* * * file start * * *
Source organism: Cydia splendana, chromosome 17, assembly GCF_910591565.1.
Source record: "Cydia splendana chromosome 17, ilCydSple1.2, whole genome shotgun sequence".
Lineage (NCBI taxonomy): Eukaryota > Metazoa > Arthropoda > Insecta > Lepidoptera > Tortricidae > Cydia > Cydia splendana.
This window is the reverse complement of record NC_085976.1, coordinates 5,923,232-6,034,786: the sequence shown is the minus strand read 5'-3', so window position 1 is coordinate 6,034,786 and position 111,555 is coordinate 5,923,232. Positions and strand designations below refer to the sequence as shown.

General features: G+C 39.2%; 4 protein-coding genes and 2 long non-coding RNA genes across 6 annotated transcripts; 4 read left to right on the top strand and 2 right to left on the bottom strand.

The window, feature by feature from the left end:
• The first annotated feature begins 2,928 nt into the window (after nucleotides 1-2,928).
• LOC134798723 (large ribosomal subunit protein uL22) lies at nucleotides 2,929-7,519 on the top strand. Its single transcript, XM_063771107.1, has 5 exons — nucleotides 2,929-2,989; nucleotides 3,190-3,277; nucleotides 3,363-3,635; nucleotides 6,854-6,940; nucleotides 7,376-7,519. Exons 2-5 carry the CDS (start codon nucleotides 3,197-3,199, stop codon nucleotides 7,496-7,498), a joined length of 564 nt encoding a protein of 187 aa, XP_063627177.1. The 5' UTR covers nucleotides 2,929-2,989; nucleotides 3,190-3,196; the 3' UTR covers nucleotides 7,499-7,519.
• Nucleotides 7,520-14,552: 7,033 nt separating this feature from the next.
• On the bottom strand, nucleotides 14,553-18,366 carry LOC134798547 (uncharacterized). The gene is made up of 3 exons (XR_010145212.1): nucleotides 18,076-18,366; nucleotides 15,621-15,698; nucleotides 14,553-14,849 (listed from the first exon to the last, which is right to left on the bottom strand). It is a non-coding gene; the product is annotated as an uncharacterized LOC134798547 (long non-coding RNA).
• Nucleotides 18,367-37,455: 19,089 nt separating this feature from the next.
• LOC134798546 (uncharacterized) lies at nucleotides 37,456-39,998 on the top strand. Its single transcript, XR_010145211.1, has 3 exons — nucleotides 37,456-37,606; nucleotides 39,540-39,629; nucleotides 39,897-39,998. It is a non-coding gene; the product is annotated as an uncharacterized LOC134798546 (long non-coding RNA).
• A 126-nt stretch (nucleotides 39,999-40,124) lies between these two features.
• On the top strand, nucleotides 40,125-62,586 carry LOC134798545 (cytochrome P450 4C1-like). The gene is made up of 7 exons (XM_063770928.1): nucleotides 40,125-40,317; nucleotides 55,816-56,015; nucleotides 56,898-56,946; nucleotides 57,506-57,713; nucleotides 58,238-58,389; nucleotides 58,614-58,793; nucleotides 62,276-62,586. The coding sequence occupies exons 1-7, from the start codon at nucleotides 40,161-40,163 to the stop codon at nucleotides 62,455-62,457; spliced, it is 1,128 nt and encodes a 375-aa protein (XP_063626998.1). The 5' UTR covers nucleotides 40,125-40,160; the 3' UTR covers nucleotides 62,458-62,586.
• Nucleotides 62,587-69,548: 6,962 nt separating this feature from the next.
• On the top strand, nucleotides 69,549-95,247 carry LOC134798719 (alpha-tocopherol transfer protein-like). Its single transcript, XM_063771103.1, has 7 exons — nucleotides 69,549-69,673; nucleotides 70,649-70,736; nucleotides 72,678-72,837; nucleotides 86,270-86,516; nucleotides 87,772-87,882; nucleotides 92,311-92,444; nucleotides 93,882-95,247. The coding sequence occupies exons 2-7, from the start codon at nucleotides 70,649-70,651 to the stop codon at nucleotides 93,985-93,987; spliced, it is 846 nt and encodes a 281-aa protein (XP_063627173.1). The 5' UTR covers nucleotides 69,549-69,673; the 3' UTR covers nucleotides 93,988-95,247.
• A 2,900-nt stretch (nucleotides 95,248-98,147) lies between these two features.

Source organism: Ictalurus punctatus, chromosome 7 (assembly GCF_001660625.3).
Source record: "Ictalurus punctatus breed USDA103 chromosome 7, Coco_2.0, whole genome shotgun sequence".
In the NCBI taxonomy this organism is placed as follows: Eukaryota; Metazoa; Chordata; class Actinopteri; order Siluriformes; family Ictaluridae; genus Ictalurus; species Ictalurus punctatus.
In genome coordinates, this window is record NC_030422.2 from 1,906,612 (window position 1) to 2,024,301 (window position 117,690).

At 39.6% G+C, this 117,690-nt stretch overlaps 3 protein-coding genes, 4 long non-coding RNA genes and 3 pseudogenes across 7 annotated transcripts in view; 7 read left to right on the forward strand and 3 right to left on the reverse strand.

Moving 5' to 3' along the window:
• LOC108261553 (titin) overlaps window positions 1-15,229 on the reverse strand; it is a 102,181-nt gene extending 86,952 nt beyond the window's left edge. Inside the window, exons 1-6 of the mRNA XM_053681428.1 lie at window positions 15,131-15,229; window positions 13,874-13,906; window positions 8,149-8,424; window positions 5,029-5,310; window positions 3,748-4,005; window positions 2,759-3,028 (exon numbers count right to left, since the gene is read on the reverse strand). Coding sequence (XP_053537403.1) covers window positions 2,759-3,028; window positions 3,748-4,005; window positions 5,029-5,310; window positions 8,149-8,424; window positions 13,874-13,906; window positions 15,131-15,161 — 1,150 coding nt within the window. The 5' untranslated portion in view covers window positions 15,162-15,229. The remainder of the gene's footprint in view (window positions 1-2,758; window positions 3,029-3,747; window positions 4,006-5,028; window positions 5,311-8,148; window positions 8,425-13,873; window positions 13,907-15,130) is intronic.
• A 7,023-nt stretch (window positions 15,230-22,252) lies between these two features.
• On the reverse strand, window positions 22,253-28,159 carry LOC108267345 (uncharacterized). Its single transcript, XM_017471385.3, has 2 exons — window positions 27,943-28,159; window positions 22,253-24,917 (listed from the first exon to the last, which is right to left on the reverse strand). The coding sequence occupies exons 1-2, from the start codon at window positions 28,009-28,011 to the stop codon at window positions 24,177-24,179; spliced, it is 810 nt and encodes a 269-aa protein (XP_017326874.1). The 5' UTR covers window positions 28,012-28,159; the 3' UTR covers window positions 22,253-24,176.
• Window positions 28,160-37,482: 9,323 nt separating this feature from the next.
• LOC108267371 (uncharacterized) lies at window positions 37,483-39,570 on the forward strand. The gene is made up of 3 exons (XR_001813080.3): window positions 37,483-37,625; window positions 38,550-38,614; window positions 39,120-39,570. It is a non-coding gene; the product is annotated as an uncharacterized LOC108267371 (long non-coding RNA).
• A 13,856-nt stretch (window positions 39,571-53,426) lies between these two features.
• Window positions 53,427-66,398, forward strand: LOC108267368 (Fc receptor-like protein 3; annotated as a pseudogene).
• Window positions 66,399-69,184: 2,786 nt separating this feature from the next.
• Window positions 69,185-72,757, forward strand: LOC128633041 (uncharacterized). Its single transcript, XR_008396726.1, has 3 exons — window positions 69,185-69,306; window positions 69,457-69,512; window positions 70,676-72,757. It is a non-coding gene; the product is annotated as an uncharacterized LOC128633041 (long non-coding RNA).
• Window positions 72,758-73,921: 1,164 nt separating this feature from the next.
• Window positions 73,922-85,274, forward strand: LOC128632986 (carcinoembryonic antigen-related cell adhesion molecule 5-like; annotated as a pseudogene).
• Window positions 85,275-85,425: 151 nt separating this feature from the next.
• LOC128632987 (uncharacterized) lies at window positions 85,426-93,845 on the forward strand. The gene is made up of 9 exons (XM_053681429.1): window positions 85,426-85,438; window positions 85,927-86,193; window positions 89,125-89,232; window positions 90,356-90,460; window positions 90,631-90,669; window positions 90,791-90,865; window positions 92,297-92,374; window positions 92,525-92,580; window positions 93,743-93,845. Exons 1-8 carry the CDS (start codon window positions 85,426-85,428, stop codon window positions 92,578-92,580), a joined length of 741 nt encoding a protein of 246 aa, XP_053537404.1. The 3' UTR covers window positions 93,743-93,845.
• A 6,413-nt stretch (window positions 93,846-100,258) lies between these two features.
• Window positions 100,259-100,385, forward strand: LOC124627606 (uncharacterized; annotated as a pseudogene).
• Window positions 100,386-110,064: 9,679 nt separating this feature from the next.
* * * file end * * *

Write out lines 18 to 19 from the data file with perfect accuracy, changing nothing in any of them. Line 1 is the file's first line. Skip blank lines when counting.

Source organism: Ictalurus punctatus, chromosome 7 (assembly GCF_001660625.3).
Source record: "Ictalurus punctatus breed USDA103 chromosome 7, Coco_2.0, whole genome shotgun sequence".